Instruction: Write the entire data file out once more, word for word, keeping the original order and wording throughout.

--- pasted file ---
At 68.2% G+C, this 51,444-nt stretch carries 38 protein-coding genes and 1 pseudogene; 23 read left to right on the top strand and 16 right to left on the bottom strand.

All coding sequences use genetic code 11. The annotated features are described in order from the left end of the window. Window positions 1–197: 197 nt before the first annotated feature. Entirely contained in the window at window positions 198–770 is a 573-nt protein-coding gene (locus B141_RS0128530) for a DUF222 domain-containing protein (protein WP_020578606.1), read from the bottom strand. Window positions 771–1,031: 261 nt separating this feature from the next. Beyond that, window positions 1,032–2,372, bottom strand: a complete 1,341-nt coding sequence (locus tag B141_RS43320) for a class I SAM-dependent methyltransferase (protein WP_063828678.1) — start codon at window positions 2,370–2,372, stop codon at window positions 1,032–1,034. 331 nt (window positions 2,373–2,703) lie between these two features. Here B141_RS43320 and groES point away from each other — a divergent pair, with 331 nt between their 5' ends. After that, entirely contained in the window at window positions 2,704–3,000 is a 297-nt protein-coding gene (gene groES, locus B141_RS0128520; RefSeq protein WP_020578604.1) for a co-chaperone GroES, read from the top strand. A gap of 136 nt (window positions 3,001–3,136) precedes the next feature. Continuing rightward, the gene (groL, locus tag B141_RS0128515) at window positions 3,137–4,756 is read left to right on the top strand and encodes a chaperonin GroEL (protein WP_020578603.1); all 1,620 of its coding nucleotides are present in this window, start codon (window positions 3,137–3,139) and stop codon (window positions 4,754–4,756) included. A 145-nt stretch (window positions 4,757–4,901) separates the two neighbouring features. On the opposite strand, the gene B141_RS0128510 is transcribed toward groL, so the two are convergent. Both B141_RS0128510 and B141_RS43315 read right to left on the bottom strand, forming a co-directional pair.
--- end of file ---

At 68.2% G+C, this 51,444-nt stretch carries 38 protein-coding genes and 1 pseudogene; 23 read left to right on the top strand and 16 right to left on the bottom strand.

All coding sequences use genetic code 11. The annotated features are described in order from the left end of the window. Window positions 1–197: 197 nt before the first annotated feature. Entirely contained in the window at window positions 198–770 is a 573-nt protein-coding gene (locus B141_RS0128530) for a DUF222 domain-containing protein (protein WP_020578606.1), read from the bottom strand. Window positions 771–1,031: 261 nt separating this feature from the next. Beyond that, window positions 1,032–2,372, bottom strand: a complete 1,341-nt coding sequence (locus tag B141_RS43320) for a class I SAM-dependent methyltransferase (protein WP_063828678.1) — start codon at window positions 2,370–2,372, stop codon at window positions 1,032–1,034. 331 nt (window positions 2,373–2,703) lie between these two features. Here B141_RS43320 and groES point away from each other — a divergent pair, with 331 nt between their 5' ends. After that, entirely contained in the window at window positions 2,704–3,000 is a 297-nt protein-coding gene (gene groES, locus B141_RS0128520; RefSeq protein WP_020578604.1) for a co-chaperone GroES, read from the top strand. A gap of 136 nt (window positions 3,001–3,136) precedes the next feature. Continuing rightward, the gene (groL, locus tag B141_RS0128515) at window positions 3,137–4,756 is read left to right on the top strand and encodes a chaperonin GroEL (protein WP_020578603.1); all 1,620 of its coding nucleotides are present in this window, start codon (window positions 3,137–3,139) and stop codon (window positions 4,754–4,756) included. A 145-nt stretch (window positions 4,757–4,901) separates the two neighbouring features. On the opposite strand, the gene B141_RS0128510 is transcribed toward groL, so the two are convergent. Both B141_RS0128510 and B141_RS43315 read right to left on the bottom strand, forming a co-directional pair.